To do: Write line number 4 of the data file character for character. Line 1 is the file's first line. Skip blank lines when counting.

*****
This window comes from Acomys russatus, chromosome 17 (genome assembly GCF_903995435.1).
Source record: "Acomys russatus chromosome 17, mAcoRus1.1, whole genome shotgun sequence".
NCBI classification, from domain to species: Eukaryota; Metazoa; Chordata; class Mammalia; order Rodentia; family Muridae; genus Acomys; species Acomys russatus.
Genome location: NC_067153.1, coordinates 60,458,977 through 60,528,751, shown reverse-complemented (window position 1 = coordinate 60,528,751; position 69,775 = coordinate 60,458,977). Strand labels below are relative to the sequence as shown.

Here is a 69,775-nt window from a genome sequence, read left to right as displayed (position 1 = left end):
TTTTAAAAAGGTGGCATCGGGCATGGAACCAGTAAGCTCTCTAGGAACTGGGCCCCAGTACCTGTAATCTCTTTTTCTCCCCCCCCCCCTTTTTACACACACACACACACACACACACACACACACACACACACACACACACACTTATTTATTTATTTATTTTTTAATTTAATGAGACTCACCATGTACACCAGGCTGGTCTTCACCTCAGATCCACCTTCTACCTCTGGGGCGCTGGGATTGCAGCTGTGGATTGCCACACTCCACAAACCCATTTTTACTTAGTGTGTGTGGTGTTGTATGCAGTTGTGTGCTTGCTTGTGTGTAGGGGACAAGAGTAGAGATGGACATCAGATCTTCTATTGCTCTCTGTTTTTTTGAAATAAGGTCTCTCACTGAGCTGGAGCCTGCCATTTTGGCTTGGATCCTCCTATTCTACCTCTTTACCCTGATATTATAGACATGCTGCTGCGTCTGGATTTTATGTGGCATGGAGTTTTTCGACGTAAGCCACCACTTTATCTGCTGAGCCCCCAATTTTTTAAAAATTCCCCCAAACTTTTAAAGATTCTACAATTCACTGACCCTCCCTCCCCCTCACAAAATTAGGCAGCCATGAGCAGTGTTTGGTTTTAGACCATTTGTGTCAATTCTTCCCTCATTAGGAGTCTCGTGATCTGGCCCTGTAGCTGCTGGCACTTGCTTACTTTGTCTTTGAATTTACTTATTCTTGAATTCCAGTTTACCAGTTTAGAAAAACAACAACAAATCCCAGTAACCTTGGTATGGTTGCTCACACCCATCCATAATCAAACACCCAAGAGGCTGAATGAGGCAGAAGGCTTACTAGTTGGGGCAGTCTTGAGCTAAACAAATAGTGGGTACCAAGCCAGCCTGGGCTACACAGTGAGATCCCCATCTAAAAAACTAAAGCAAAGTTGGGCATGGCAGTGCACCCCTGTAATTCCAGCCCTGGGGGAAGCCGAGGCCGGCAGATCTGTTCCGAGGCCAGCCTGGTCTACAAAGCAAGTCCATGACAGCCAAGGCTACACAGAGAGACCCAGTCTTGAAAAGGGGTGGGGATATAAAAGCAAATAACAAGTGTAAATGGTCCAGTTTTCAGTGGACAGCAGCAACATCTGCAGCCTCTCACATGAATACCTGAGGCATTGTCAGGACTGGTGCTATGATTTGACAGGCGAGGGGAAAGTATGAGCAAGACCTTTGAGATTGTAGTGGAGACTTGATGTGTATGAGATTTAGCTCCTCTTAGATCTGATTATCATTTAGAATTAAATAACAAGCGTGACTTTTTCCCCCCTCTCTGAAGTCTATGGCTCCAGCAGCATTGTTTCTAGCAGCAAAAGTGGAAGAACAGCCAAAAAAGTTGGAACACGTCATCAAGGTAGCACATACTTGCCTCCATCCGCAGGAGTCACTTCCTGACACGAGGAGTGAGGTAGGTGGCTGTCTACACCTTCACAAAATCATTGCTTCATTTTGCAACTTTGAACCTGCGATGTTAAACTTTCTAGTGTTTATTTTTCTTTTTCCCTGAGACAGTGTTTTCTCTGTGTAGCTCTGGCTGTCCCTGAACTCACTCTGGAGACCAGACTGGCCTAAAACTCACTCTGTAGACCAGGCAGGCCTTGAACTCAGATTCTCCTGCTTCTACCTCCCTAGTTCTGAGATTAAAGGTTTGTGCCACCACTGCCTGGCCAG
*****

Genome location: NC_067153.1, coordinates 60,458,977 through 60,528,751, shown reverse-complemented (window position 1 = coordinate 60,528,751; position 69,775 = coordinate 60,458,977). Strand labels below are relative to the sequence as shown.